Omni: There’s plenty of character storytelling within this game. It’s not just Joel and Ellie, as the cast is peppered with peripheral but memorable characters. One of my favorites is Tess. How much backstory was written for her that players never saw?

Neil Druckmann: Quite a bit. You’re trying to figure out who she is and what motivates her. What is her relationship with Joel? It all does come back to Joel and Ellie, though, and Tess is there to reflect back certain qualities of Joel. In the beginning, we see Joel as this loving father and then we jump 20 years later, and he is a ruthless survivor. Tess is just as ruthless as he is, if not more so, and we see Joel has shut down and is relying on Tess to tell him, day in and day out, what to do. Tess is there to show the state that Joel has come to and also to provide a moment of hope when they discover what Ellie may be. For maybe the first time in her life, she’s given an opportunity to do something good. She’s so desperate for that—she clings to it. Without her, I think Joel would have given up.

Omni: In The Art of The Last of Us, it mentions that Tess was initially considered to be the main antagonist. What changed?

Neil Druckmann: There were a lot of things that changed. One was that we felt, incorrectly, that the story needed an antagonist who was there throughout the entire narrative. It sounds cool in concept, but to write the stuff and implement it never felt real. We couldn’t buy into this character of Tess and why she would chase Joel all over the country. There was a personal vendetta—maybe her brother died—and it all felt contrived. Plus, Joel would have to betray Tess in some way in order for her to pursue him. It all became problematic—why would Joel buy into the mission with Ellie if not for Tess? By having Tess not become the antagonist, it let her give him one last command, to buy time for them to form a bond. It becomes a personal journey for Joel. I think the story became more powerful without the—for lack of a better term—Hollywood structure to it.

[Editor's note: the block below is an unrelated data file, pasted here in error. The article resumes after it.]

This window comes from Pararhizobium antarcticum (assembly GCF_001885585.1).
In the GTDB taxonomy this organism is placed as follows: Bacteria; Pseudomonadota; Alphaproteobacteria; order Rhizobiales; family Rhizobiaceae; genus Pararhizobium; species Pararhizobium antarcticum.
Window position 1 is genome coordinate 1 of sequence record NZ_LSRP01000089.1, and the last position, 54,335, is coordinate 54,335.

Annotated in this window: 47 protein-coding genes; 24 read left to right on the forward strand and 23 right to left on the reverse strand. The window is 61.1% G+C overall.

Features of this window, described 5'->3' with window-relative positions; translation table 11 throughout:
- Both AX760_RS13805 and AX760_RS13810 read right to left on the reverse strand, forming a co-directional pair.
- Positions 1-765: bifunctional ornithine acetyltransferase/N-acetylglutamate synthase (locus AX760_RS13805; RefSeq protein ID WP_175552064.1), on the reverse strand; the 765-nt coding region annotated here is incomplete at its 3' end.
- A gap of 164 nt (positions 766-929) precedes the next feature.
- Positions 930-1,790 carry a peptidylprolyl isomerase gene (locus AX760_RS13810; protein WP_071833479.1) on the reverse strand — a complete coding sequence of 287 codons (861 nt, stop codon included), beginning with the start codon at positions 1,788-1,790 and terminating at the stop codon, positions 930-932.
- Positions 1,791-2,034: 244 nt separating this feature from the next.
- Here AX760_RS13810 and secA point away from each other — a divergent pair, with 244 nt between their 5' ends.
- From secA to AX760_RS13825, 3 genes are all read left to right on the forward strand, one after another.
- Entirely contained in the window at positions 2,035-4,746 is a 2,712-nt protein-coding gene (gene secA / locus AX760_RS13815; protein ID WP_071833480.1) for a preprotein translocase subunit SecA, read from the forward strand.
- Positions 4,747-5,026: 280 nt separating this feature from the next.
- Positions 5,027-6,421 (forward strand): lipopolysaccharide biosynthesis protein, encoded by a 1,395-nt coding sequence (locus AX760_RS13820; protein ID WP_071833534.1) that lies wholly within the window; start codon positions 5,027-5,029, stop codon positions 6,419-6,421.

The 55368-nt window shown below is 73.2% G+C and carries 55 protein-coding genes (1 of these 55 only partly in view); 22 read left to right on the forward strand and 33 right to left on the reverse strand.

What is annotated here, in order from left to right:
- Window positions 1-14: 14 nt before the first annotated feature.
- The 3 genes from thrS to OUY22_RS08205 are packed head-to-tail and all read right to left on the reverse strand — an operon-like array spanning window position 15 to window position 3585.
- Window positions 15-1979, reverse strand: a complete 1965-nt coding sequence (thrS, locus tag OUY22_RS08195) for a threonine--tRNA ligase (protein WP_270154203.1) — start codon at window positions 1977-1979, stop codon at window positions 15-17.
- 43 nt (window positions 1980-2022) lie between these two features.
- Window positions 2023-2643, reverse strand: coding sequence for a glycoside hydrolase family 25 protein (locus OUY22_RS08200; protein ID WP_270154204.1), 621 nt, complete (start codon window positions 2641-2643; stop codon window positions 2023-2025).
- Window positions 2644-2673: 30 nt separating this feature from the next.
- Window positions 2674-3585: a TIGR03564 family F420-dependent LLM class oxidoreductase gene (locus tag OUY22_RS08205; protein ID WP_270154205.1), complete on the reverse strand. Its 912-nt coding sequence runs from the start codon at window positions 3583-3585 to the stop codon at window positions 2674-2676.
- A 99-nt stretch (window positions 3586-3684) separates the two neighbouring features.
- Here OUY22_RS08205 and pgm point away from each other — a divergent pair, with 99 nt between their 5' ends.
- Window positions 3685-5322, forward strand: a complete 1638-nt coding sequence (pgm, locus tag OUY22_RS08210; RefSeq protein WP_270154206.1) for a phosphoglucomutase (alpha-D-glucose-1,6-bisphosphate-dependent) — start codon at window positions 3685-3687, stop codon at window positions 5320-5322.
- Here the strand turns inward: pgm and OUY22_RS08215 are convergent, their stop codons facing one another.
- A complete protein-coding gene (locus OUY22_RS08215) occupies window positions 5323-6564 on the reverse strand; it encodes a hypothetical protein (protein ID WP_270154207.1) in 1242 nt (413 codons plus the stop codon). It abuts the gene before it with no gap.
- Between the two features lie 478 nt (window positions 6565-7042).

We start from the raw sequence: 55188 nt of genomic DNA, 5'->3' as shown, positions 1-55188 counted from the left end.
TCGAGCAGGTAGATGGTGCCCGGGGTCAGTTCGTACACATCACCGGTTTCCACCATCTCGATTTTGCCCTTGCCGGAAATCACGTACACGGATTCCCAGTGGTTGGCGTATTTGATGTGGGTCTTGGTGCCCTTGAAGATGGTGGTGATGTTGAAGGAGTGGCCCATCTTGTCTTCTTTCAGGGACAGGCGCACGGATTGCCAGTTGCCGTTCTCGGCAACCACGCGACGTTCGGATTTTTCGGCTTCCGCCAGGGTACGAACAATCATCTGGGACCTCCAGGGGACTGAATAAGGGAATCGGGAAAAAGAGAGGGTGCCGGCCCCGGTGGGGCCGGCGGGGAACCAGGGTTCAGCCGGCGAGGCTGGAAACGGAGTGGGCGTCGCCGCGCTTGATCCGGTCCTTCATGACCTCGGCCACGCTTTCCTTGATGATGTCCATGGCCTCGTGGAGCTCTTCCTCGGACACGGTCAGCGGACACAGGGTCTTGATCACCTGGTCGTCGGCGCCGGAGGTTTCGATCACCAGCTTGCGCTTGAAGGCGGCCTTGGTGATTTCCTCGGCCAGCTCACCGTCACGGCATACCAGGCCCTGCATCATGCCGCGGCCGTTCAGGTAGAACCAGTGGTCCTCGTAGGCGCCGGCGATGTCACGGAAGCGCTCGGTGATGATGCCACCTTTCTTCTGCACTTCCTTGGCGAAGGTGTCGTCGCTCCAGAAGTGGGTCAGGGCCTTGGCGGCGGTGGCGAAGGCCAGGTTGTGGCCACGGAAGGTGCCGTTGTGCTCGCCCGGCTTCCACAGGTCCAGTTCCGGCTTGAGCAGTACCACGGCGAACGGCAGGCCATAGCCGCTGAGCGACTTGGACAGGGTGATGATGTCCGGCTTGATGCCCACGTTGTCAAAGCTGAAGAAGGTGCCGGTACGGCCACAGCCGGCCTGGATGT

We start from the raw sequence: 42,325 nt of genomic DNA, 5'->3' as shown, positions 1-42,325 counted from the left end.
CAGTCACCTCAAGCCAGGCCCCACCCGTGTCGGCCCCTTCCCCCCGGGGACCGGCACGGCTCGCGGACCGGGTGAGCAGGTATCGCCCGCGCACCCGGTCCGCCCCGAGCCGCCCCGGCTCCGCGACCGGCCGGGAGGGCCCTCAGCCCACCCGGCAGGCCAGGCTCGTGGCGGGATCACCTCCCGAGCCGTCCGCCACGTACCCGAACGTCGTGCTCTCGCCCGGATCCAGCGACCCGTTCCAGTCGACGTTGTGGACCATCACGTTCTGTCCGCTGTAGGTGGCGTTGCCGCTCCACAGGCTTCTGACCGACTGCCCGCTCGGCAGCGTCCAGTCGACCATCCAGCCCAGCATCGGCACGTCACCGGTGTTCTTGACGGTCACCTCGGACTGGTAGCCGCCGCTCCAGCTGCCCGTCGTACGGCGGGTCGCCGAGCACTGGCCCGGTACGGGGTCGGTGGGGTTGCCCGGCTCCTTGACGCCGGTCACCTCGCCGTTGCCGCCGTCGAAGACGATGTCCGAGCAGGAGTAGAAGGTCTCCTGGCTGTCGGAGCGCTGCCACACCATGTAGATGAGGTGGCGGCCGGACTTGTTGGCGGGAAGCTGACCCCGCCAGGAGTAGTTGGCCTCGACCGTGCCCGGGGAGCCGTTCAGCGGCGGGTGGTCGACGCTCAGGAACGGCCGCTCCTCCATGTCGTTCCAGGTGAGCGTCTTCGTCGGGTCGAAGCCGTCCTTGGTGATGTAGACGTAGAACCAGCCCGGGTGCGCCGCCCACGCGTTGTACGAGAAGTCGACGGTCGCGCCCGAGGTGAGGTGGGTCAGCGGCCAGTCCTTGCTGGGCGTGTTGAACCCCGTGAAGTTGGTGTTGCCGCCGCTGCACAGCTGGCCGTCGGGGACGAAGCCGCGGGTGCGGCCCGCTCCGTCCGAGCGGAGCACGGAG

Omni: You stated earlier that the core of the game is not a post-apocalypse, and yet when the first trailers were released, a lot of gamers understandably initially assumed “Zombie Post-Apocalypse.” But , there is a fungal aspect to the plague that provides the game its unique, terrifying twist on the genre. I have to believe there is a story behind this infection.

Neil Druckmann: Bruce Straley, the Game Director on The Last of Us, and I both watched this BBC documentary, Planet Earth. And in it, there is a whole section on fungus. There’s this insane thing in nature that actually exists called “cordyceps,” where spores infect insects—like ants—and burrow their way into the ants’ minds and change their behavior. They take over the mind and cause the ants to act erratically, but this beautiful fungus grows out of their heads and eventually bursts. The spores spread and destroy the entire colony. It was this dark, morbid thing in nature, and we were really fascinated by it—and the documentary shows other types of insects and their own aversion to the cordyceps fungus. At the end of this segment, the narrator says, “The more numerous a species becomes, the more likely it is to fall to the cordyceps fungi.”

This was so powerful, and immediately Bruce and I said, “What if this leapt to people?” In densely populated areas, you can imagine it would alter our minds and behavior, and it would grow out of our heads and our bodies in these beautiful, saturated colors. This was the starting point of our infected, and it is kind of a zombie tale, but it was so grounded that we became fascinated by it and the world we could create from it.


Look for Part Two next week, folks, where we discuss the graphic novel prequel and game mechanics.